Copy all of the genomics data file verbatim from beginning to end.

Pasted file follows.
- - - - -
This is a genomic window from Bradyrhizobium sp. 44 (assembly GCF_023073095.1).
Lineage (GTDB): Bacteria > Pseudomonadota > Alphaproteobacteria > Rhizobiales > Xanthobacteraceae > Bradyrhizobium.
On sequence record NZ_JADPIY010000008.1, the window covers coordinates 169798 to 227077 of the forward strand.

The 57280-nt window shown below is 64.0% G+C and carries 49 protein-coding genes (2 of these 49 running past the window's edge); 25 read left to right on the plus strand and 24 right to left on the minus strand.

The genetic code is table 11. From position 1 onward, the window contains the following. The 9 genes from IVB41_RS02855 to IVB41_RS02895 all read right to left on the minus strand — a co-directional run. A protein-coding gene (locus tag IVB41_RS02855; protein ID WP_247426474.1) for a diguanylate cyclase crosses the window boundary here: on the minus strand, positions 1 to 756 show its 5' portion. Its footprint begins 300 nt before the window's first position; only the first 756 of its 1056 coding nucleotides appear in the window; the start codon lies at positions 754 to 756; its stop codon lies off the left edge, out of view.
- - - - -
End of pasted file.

This is a genomic window from Bradyrhizobium sp. 44 (assembly GCF_023073095.1).
Lineage (GTDB): Bacteria > Pseudomonadota > Alphaproteobacteria > Rhizobiales > Xanthobacteraceae > Bradyrhizobium.
On sequence record NZ_JADPIY010000008.1, the window covers coordinates 169798 to 227077 of the forward strand.

The 57280-nt window shown below is 64.0% G+C and carries 49 protein-coding genes (2 of these 49 running past the window's edge); 25 read left to right on the plus strand and 24 right to left on the minus strand.

The genetic code is table 11. From position 1 onward, the window contains the following. The 9 genes from IVB41_RS02855 to IVB41_RS02895 all read right to left on the minus strand — a co-directional run. A protein-coding gene (locus tag IVB41_RS02855; protein ID WP_247426474.1) for a diguanylate cyclase crosses the window boundary here: on the minus strand, positions 1 to 756 show its 5' portion. Its footprint begins 300 nt before the window's first position; only the first 756 of its 1056 coding nucleotides appear in the window; the start codon lies at positions 754 to 756; its stop codon lies off the left edge, out of view.